What does it mean to be going on a year abroad?
I can’t work out whether I’m really excited, or really nervous
For many of us, the prospect of moving to an entirely different country, becoming attuned to the various nuances of a vastly alien culture and making friends is very daunting. For a person going on their year abroad, this is the reality of our next year of education and work. This is not an article to bemoan the prospect, I am extremely grateful to have been afforded this opportunity to expand my horizons both metaphorically and literally and to do otherwise would be selfish and egotistical.
I am looking forward to embarking on this year of fun and possibilities as much as the next man. I know I have worked hard to get here and to have earned my place. This is a disclaimer, this article does not aim to be a self-indulgent bemoaning of our good fortune, instead it is a tentative evaluation of what it means for your housemate who is moving to Valencia for a year to study, New York for an internship or China to teach, even if they don’t or can’t show it.
One of the effects of committing yourself to a year abroad is in the name, committing yourself to a ‘year’. A year away from the friends and connections that one can build up in two years. It doesn’t help that many of my friends are on three-year courses and whilst I will see them, there is the element of distance, of intransigence that is both liberating and oddly sad. The classic end of uni tropes which have been ingrained in our collective psyche, of dissertations, nostalgic Instagram photos & 21st’s are all events which I will loathe to miss, if not for myself but for the multitude of people I will leave behind. This includes my best friends, the people I met in first year and the heartbreakers.
It will be a strange experience to return to Selly Oak in fourth year, hopefully having found myself on my gap yah…but all jokes aside, it is odd to talk about this in a Tab article as I have not been able to express this sentiment in other terms. Yet, this may very well be one of the last ones I write for some while so tough, I have unlimited power.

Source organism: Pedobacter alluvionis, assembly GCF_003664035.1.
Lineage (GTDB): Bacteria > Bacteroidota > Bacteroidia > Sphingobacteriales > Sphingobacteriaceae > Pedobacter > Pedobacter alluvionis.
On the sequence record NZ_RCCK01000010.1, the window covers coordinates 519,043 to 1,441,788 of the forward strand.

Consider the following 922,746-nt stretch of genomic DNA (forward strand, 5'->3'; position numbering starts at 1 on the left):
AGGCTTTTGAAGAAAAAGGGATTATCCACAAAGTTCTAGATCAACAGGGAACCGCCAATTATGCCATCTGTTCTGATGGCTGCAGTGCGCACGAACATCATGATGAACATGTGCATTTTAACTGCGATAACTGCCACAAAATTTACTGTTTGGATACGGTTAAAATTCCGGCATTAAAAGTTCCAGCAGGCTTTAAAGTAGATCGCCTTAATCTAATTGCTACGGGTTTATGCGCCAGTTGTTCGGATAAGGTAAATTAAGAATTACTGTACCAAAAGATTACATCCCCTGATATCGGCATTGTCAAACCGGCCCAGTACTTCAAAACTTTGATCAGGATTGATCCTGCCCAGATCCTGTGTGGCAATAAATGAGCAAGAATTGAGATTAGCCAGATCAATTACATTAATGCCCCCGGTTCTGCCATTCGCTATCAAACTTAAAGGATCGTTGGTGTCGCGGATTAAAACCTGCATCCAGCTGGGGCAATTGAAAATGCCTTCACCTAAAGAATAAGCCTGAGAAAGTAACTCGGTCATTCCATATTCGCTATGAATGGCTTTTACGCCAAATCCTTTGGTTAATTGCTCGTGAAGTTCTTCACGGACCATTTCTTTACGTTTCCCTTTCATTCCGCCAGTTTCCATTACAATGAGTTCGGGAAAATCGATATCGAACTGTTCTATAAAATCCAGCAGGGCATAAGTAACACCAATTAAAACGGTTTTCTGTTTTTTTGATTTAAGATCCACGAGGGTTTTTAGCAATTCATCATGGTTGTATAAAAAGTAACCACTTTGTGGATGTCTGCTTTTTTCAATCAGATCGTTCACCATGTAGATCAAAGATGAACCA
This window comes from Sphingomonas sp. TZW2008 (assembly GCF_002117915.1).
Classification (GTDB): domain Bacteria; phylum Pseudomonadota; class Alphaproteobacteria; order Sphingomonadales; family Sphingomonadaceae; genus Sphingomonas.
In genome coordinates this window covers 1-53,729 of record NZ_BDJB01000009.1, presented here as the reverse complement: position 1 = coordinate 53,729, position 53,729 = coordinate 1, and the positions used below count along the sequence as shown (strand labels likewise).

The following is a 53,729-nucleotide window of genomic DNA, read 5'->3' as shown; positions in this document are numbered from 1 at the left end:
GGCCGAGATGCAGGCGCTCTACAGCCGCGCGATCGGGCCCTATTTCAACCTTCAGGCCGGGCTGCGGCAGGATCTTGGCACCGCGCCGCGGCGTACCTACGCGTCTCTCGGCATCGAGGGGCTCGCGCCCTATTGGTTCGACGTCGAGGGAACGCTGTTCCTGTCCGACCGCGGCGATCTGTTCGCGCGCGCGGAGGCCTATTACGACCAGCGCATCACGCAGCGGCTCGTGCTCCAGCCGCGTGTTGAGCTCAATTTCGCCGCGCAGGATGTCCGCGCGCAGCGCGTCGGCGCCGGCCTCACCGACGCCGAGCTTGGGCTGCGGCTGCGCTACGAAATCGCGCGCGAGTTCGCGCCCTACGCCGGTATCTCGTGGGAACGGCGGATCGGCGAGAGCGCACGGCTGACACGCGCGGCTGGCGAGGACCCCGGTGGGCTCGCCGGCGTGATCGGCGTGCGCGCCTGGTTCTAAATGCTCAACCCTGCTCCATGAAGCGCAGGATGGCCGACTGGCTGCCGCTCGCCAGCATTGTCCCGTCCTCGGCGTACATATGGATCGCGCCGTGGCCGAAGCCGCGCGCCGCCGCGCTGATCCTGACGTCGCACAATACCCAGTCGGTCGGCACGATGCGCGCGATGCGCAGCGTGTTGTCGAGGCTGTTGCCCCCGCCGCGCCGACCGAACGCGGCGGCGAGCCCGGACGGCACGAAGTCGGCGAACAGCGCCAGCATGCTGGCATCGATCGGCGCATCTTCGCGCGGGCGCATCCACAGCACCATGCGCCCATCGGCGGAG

Many people who I know are embarking on a year abroad are treating it as a year of new experiences, not necessarily better ones than the ones they have had or would have had in third year. What this article is trying to express in a rambling manner is that frankly we will miss Brum. With its packed Bristol Pear on a Friday night, the Bournebrook pitches and its glorious six-a-side matches (no bias) and the indescribable Fab combo of Justin Bieber and an orange VK. However, time changes and so must we, with exam period looming and deadlines lurking, there’s no choice but to keep calm and carry on or something along those lines. Very cliché I know.
I hope for some people like myself who are simultaneously excited and nostalgic will draw some solace in the fact that if you do feel this way, you are not alone. Whether it be in Germany, France, Spain, Italy or New Orleans Louisiana, there are others whom feel the exact same.
However, some might dismiss this article as an exercise in ego, in which case please go on playing the facebook messenger basketball game. I know that this may seem like a soul-baring exercise and maybe you’re right. Who is this callow youth and his chirlish opinions. Well, it may be that. Or could I possibly be as excited as I am sad? I’ll leave that for you to decide, to all of you who have taken five minutes from your lit reviews, dissertations or creative writing exercises, muchas gracias.